(Update: See also an ABC News (Australia) report on it here. )
The report on the survey, which was conducted just over a week ago by Auspoll, seems show some disturbing results, though others are mildly encouraging.
For example, 30% of Australians think humans and dinosaurs coexisted, and 39% don't realize it takes a year for the Earth to orbit the Sun. On the other hand, I found that 13% of people knew that 3% of the world's water was fresh surprisingly high.
The survey replicates a survey conducted in 2009 by Harris Interactive for the California Academy of Sciences. The press release (which contains all the information I can find online) only describes a brief subset of the results, but I have compared everything I have information on.
Steve Novella commented on the US survey last year; his questions and criticisms would apply to both surveys.
Summary of the results of the Australian poll (correct answers underlined):
Q1: How long does it take for the Earth to go around the Sun?
One Year: 61
One Day: 28
One Month: 2
One Week: 1
Not Sure: 8
Q2: Is the following statement true or false? The earliest humans lived at the same time as dinosaurs.
Not Sure: 0
Q3: What percentage of the Earth’s surface is covered by water?
0-25% : 0
26-50% : 2
51-60% : 4
61-69% : 9
70% : 41
71-80% : 33
Not Sure: 6
Q4: What percentage of the Earth’s water is fresh water?
Not sure 22
Q5: Do you think that evolution is occurring?
Yes, I think evolution is currently occurring: 71
No, I do not think evolution is currently occurring: 8
No, I do not believe in evolution: 10
Not Sure: 11
Q6: Do you think that humans are influencing the evolution of other species?
Yes, I think humans are influencing the evolution of other species: 77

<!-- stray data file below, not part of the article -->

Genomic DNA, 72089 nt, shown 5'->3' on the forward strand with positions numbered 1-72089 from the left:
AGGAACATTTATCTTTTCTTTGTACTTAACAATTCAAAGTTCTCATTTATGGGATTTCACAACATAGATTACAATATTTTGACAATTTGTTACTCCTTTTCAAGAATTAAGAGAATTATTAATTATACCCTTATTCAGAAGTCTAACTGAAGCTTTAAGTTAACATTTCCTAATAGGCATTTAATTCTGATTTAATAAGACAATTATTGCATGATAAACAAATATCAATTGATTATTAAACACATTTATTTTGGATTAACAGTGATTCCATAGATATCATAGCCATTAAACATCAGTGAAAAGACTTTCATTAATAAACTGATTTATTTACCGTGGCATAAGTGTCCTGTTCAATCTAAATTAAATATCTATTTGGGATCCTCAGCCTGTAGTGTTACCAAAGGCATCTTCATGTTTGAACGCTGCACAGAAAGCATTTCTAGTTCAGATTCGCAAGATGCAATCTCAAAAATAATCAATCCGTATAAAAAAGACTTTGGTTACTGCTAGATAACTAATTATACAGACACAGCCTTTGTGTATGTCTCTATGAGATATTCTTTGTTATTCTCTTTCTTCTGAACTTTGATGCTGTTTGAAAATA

No, I do not think humans are influencing the evolution of other species: 7
No, I do not believe in evolution: 9
Not Sure: 7
Q7: In your opinion, how important is science education to the Australian economy?
Absolutely essential: 42
Very important: 38
Somewhat important: 16
Not at all important: 2
Not Sure: 2
One highly amusing outcome of this survey is that even though only 71% of people think "evolution is currently occurring", 77% think that "humans are influencing the evolution of other species". Presumably at least six percent of people think humans are affecting evolution while isn't happening. The cognitive dissonance must be astounding.
Here's the corresponding information I was able to pull out of the Calacademy press release:
- 53% of adults know how long it takes for the Earth to revolve around the Sun.
- 59% of adults know that the earliest humans and dinosaurs did not live at the same time
- 47% of adults can approximate (within 5%) the percent of the Earth's surface that is covered with water.
- 15% of respondents answered this question with the exactly correct answer of 70%
- Less than 1% of U.S. adults know what percent of the planet's water is fresh (the correct answer is 3%).
- Science eduction: Essential or Very Important to the US economy: 77%
The Calacademy press release didn't mention the evolution questions, but we can do a comparison with another Harris Interactive poll (pdf) which suggests that rates of "do not believe in evolution" and "not sure" in Question 5 above are about half of the equivalent rates in the US, roughly consistent with other figures I have seen.
Here's a graphic showing a comparison of the corresponding the percentage of correct answers from the two surveys on Questions 1-4 and the percentage rating science education as "essential" or "very important" for the national economy:
(Graphic generated in the free statistical package R)
Australia is outperforming the US (pretty handily on some questions), but that may not be saying a whole lot.